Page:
“It’s scary as crap,” he continued. “But it’s that fear that propels you to do it.”
The fear factor was strong in Chicago with the festival enjoying a record-breaking year. Audiences were huge with venue after venue sold out over the seven-day period. Damaged Goods was selected as a featured act and shared a line-up with Jon Barinholtz and Rob Belushi (yes, of the Belushi family). Other big names included 30 Rock’s John Lutz, Scott Adsit and Kay Cannon.
But Damaged Goods was ready. Hot off being voted among Louisville’s best acts in the 2011 LEO Awards, Gearhart said the team hit its stride in 2012 with a retreat in Gatlinburg, a Midwest comedy-focused road trip for Bowles and Williams, and a six-week intensive workshop Gearhart led for the group. “Stefan does all the teaching,” said Bowles. “He’s our education director. He leads our rehearsals. We used to just play the games, but Stefan said let’s do a workshop. Let’s get serious. It was tough, but it changed everything.”
According to Gearhart, “One of the reasons we did the workshop was because we really wanted to come to Chicago. We wanted to make the best [submission] tape we could.”
CIF co-founder Jonathan Pitts said the presence of teams such as Damaged Goods at the Chicago Improv Festival is fundamental to the success of the event. “If we just had Chicago teams,” he said, “the festival wouldn’t be any different than any average week in Chicago. Our weekly offerings here are somebody else’s killer festival.”
CIF has always been broader than Chicago, according to Pitts, the mastermind behind Chicago Improv Productions, which includes CIF, College Improv Tournament and Chicago Improv League. “To me the improv community is everybody who’s involved in the form,” he said. “There’s a Chicago community, but there’s also a larger community and connecting with people across the country and in other countries is being part of that larger community.”
Plus, he said, “There are really wonderful regional improv teams across the country. Ten years ago, the regional teams coming to CIF came from a hit-and-miss scene. Maybe a place would have one good team and a bunch of mediocre ones. But now as regional teams have gotten exposure through opportunities like CIF, the scene has grown really well regionally. Now it’s not that often a crapshoot in terms of how good a group will be in a smaller city, because the groups that are good in the smaller cities are really good.”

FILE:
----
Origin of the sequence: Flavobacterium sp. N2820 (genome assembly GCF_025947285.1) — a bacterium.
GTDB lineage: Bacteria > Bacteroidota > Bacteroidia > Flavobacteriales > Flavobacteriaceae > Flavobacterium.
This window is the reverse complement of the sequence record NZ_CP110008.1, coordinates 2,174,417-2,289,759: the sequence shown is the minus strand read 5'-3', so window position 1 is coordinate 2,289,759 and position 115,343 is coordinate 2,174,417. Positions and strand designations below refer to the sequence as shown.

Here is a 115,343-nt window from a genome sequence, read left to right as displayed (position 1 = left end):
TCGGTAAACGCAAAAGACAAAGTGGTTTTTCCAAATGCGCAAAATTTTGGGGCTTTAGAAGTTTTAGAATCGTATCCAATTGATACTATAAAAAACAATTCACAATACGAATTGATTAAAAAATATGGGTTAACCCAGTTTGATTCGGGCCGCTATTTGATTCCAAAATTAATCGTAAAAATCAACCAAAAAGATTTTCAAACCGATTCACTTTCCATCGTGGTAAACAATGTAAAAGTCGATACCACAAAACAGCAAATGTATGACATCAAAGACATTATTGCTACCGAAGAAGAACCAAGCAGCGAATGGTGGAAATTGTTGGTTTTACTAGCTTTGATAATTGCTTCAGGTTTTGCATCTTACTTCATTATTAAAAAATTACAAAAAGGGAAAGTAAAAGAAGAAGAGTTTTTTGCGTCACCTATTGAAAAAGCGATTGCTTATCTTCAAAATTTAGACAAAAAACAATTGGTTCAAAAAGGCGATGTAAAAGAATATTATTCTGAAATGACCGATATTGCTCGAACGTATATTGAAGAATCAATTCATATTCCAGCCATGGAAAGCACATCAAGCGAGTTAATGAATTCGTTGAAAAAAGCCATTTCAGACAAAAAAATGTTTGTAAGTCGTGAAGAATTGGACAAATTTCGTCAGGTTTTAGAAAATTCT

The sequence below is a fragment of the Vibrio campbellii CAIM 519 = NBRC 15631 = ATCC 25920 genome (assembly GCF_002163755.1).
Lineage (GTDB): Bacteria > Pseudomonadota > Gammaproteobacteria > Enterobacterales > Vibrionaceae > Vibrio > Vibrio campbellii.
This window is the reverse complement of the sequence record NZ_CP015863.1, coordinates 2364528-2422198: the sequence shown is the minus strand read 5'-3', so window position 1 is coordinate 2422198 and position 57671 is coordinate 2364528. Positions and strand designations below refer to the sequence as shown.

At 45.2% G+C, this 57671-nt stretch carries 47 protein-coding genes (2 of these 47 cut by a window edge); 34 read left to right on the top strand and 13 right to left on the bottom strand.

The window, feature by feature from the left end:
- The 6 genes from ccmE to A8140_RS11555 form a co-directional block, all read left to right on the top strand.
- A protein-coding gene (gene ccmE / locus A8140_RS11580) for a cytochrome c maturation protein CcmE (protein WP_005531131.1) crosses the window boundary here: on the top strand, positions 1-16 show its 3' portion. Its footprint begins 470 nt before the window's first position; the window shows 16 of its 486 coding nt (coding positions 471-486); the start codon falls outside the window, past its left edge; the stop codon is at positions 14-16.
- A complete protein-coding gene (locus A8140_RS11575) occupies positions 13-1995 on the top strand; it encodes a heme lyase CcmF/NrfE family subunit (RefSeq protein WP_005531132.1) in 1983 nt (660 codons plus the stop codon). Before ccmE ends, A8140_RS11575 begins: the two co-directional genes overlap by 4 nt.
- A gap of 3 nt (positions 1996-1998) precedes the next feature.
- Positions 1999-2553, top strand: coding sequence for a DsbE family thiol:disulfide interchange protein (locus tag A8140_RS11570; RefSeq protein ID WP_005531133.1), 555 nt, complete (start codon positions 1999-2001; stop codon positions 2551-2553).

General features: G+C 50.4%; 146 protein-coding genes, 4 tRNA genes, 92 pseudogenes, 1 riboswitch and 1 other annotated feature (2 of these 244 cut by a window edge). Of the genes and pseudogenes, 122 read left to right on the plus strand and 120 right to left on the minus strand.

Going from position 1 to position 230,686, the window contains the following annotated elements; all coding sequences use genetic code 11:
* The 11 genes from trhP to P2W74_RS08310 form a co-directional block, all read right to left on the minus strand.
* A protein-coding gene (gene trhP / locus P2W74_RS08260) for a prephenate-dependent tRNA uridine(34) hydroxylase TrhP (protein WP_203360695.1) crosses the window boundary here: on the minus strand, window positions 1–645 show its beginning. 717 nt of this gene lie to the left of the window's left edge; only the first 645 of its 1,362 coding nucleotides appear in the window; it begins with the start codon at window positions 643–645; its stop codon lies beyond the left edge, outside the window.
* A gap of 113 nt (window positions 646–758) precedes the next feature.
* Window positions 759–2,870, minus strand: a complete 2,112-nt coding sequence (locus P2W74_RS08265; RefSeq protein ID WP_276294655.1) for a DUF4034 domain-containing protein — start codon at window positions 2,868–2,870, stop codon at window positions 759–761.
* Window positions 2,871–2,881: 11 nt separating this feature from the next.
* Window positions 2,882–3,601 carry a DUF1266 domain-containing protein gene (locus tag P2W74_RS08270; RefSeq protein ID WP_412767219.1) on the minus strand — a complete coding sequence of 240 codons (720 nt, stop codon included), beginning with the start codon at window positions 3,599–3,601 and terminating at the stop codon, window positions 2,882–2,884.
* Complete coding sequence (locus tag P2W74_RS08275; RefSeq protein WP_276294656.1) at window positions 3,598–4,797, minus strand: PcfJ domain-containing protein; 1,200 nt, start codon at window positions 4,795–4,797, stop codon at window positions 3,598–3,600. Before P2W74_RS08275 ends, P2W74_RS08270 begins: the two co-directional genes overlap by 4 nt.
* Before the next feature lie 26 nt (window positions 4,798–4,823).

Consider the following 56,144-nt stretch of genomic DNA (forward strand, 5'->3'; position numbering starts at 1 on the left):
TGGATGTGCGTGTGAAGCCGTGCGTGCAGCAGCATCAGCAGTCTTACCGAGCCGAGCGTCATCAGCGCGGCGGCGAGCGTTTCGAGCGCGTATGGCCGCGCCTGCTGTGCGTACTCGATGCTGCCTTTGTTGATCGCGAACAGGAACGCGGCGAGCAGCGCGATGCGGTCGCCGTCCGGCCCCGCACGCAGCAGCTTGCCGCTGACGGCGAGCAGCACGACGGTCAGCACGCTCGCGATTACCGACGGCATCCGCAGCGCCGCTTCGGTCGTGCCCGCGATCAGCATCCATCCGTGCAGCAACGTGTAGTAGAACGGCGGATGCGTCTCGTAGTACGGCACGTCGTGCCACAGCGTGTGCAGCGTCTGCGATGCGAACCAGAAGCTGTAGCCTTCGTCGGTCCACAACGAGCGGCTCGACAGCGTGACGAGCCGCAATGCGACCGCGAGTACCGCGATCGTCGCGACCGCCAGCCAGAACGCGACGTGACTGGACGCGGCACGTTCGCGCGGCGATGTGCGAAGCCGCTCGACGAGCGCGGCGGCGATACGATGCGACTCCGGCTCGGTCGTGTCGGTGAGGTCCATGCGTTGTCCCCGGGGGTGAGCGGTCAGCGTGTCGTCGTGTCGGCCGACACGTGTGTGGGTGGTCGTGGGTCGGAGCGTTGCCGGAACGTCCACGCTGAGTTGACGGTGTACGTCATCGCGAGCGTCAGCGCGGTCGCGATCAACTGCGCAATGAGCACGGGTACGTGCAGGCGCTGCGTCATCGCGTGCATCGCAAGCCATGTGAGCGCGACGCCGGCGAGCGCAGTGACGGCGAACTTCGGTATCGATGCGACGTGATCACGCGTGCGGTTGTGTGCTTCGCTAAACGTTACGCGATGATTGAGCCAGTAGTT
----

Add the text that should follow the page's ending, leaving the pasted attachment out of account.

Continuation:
Pitts’s advice to emerging acts is, “Keep playing; play as much as you can. Find your own voice. Become who you are. Go to other festivals, see what everyone else is doing, learn from them, pick up what you can. But ultimately, don’t just be another team – find your own voice. Because that’s what separates anybody from everybody else.”
He recommends that regional teams play on their area’s unique qualities. “What’s different about living in Louisville?” Pitts asked. “How does that affect how you play? Once you find your unique regional voice, that voice has a stronger chance of resonating with the audience. If you’re generic, it’s harder to generate any enthusiasm.”
It’s not hard for Pitts to generate enthusiasm. “Tell those Louisville guys that I’m really thankful they came out here and were part of CIF16,” he said. “You are good. Keep going. You might be called Damaged Goods, but you’re not.”
The team is ready to take his advice. Williams remembers that when they were coming to Chicago, there was “all this hype,” he said. “But now I’m kind of feeling like I know I’m on the right track. CIF has been valuable. It’s told us, ‘Keep dreaming.’”
Damaged Goods presents: The Rule of Three
Brace yourselves for another epic evening of Dam Good Improv as Damaged Goods celebrates Three Years of IMPROV COMEDY!
May 25 @ 7:30 p.m.
The Bard’s Town
1801 Bardstown Road
Louisville, KY 40205
Only $10 cash at the door